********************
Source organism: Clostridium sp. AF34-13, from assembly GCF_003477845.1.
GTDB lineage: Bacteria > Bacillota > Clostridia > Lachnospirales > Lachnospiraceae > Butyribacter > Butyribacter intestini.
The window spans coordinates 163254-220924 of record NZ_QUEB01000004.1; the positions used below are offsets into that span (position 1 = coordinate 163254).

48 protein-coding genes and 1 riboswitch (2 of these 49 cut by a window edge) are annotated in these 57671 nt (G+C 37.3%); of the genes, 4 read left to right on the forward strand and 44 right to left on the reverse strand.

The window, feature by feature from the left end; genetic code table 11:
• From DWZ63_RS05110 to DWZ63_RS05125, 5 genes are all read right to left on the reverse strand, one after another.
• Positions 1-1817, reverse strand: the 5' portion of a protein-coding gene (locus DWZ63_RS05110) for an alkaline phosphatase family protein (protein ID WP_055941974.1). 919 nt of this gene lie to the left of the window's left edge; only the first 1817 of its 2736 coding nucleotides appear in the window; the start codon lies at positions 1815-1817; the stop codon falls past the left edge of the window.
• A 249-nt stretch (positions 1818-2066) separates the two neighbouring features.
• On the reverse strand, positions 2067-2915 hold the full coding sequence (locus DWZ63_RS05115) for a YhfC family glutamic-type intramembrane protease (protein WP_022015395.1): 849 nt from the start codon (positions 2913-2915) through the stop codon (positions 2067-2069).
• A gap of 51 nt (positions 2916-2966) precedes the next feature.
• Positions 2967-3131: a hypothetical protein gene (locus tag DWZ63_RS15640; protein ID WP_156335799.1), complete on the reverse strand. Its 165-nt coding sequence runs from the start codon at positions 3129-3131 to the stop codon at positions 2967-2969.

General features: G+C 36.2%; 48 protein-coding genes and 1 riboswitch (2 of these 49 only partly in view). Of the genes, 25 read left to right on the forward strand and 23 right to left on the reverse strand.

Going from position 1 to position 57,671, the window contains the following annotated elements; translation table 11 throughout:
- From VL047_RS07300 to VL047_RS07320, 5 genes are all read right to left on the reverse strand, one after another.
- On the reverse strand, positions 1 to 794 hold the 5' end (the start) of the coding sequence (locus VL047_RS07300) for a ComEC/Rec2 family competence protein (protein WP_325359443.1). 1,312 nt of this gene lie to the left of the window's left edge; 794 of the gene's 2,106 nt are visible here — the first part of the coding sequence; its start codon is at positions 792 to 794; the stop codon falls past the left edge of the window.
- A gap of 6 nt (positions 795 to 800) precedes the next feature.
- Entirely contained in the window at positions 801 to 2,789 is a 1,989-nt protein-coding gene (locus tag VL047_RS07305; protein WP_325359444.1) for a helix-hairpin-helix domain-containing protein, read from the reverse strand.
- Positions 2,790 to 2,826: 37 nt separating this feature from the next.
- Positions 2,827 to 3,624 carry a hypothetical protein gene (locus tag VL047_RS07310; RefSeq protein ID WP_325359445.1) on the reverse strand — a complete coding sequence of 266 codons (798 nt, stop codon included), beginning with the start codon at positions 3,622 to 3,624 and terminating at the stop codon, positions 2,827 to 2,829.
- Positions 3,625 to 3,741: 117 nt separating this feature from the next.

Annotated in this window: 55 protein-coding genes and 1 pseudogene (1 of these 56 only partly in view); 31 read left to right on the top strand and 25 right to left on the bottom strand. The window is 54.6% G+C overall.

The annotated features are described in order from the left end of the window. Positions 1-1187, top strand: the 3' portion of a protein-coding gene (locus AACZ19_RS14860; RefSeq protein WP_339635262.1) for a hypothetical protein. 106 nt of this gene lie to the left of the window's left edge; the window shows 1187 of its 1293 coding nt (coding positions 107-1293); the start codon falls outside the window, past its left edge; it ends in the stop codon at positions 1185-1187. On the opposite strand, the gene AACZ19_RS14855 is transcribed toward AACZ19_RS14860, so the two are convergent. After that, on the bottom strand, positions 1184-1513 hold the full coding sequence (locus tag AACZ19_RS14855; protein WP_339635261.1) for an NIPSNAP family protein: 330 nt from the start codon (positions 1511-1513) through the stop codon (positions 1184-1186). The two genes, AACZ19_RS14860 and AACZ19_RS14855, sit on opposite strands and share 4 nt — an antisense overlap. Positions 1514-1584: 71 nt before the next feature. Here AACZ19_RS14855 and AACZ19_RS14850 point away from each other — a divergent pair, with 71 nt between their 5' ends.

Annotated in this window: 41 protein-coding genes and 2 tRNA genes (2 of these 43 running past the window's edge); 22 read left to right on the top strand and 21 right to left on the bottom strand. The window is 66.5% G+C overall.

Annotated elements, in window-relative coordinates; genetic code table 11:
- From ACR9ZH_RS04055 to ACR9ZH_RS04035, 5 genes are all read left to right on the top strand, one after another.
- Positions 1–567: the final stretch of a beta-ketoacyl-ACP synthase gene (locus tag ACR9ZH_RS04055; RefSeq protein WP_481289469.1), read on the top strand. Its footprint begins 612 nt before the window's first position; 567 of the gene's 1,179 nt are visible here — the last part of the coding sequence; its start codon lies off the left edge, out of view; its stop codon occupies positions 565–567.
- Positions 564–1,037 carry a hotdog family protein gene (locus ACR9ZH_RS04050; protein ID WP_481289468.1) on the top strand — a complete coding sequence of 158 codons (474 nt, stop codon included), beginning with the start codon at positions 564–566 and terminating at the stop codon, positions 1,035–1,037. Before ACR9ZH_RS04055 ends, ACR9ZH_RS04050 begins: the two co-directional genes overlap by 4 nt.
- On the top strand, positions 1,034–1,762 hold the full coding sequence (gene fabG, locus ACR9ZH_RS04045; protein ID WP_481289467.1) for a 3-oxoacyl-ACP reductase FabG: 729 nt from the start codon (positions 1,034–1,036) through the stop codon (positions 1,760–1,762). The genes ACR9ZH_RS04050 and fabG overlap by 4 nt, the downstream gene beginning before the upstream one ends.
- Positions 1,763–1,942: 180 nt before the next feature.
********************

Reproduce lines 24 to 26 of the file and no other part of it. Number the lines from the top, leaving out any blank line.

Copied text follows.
Annotated elements, in window-relative coordinates; genetic code table 11:
- From ACR9ZH_RS04055 to ACR9ZH_RS04035, 5 genes are all read left to right on the top strand, one after another.
- Positions 1–567: the final stretch of a beta-ketoacyl-ACP synthase gene (locus tag ACR9ZH_RS04055; RefSeq protein WP_481289469.1), read on the top strand. Its footprint begins 612 nt before the window's first position; 567 of the gene's 1,179 nt are visible here — the last part of the coding sequence; its start codon lies off the left edge, out of view; its stop codon occupies positions 565–567.